Gravitational polarization, which could make possible shielding against the force of gravity, requires that matter be constituted of two kinds of particles : some with positive gravitational mass, which are attracted by the earth, and some with negative gravitational mass, which are repelled. Positive and negative electric charges and north and south magnetic poles are equally abundant in nature, but particles with negative gravitational mass are as yet unknown, at least within the structure of ordinary atoms and molecules. Therefore ordinary matter cannot be gravitationally polarized and cannot act as a gravity shield.
There is, however, another kind of matter-antimatter-that in many ways is the reverse of ordinary matter, including its electric and magnetic properties. Perhaps antiparticles also have negative mass. At first sight this might seem an easy point to decide. One has only to watch a horizontal beam of antineutrons, say, emerging from an accelerator and see whether the beam bends down or up in the gravitational field of the earth. In practice the experiment cannot be done. The particles produced by accelerators move almost at the speed of light; in a kilometer of horizontal travel gravity would bend them, whether up or down, only about 10^-12 centimeter, the diameter of an atomic nucleus. Nor can they be slowed down by letting them collide with the nuclei of a "moderator" material, as neutrons are slowed in atomic piles. If antiparticles collide with their ordinary counterparts, both disappear in material annihilation. Thus from the experimental point of view the question as to the sign of the gravitational mass of antiparticles remains painfully open.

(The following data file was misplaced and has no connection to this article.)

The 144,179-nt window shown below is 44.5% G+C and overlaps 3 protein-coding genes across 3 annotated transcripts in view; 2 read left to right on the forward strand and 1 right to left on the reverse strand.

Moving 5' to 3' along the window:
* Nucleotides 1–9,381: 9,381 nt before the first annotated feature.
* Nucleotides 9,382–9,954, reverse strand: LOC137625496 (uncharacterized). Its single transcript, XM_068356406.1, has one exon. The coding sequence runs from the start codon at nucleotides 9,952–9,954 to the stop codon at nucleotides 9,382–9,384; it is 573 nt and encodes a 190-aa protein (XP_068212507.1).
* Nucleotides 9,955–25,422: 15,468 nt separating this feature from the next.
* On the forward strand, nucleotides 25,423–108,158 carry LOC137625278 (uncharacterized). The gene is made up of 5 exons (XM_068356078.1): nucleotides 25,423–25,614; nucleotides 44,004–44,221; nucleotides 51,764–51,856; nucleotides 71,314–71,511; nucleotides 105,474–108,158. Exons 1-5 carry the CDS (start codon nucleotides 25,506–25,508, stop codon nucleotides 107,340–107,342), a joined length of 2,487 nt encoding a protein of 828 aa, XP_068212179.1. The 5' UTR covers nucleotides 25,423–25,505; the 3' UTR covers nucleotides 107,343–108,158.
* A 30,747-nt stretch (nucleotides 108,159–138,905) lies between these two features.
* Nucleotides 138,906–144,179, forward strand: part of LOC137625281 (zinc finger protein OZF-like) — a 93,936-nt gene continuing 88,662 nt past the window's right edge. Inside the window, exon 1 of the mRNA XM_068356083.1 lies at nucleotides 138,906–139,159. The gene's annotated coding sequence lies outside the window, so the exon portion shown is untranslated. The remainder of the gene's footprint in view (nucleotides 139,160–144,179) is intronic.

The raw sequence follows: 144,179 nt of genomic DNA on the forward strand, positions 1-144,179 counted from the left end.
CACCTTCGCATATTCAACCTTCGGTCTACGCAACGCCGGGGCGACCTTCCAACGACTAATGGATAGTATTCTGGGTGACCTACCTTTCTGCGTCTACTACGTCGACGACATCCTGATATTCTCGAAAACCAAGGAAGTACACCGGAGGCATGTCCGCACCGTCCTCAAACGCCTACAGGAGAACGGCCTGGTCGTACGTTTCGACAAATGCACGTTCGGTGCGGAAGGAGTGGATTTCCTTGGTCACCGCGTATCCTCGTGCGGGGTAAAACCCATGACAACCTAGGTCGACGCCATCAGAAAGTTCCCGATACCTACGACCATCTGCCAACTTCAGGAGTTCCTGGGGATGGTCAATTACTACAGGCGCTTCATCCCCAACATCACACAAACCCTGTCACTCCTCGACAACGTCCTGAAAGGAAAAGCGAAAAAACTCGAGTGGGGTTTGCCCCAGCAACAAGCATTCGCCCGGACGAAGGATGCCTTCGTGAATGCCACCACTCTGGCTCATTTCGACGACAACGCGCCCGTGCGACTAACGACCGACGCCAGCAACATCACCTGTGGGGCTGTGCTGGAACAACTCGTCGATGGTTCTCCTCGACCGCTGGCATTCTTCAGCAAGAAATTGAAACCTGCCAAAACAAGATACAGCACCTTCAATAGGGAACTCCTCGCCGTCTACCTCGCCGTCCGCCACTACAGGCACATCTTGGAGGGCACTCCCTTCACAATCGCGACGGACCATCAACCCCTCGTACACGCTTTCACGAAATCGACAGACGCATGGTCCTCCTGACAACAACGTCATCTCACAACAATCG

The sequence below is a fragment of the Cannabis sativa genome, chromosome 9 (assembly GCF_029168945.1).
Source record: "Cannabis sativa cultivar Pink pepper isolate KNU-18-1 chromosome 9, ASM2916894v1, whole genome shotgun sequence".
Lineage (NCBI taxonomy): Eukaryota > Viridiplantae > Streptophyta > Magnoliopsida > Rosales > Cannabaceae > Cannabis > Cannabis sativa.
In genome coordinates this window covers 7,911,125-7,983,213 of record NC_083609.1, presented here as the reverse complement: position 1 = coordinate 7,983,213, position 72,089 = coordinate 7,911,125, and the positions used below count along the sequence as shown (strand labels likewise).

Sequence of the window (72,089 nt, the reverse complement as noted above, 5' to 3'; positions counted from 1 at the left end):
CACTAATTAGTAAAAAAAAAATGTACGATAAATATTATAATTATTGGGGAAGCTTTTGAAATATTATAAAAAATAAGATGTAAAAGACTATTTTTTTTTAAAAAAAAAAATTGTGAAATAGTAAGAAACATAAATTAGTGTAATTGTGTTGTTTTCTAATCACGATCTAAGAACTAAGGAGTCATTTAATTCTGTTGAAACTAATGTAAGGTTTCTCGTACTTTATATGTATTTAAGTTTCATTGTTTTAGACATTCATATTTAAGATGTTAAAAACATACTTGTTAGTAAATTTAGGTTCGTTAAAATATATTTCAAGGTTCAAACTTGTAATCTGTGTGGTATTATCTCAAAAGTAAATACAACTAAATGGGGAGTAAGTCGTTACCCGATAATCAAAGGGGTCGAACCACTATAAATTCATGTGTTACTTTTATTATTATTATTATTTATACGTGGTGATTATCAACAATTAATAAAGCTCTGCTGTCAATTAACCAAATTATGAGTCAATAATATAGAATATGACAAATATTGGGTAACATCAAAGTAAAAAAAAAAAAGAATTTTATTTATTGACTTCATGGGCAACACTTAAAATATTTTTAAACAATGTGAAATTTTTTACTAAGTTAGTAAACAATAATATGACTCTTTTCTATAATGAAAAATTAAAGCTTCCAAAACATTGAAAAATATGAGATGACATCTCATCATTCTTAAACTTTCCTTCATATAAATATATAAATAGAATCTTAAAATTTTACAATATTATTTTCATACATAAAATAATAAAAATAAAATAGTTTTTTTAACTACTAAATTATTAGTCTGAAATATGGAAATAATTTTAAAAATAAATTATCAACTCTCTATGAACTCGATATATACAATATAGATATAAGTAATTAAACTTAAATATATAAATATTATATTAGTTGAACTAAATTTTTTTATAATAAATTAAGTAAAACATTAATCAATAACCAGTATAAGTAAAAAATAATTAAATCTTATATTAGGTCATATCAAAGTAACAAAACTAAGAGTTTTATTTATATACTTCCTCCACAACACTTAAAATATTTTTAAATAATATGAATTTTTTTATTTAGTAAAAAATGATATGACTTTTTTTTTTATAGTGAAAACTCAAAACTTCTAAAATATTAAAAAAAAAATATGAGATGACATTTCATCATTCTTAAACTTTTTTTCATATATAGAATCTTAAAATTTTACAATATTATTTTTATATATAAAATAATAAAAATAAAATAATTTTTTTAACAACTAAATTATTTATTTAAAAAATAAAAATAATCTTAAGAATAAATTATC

From the theoretical point of view it is open too, since we do not have a theory that relates gravitational and electromagnetic interactions. If a future experiment should demonstrate that antiparticles do have a negative gravitational mass, it will deliver a mortal blow to the entire relativistic theory of gravity by disproving the principle of equivalence. An antiapple might fall up in a true gravitational field, but it could hardly do so in Einstein's accelerated spaceship. If it did, an outside observer would see it moving at twice the acceleration of the ship, with no force at all acting on it. The discovery of antigravity would therefore force upon us a choice between Newton's law of inertia and Einstein's equivalence principle. The author earnestly hopes that this will not come to pass.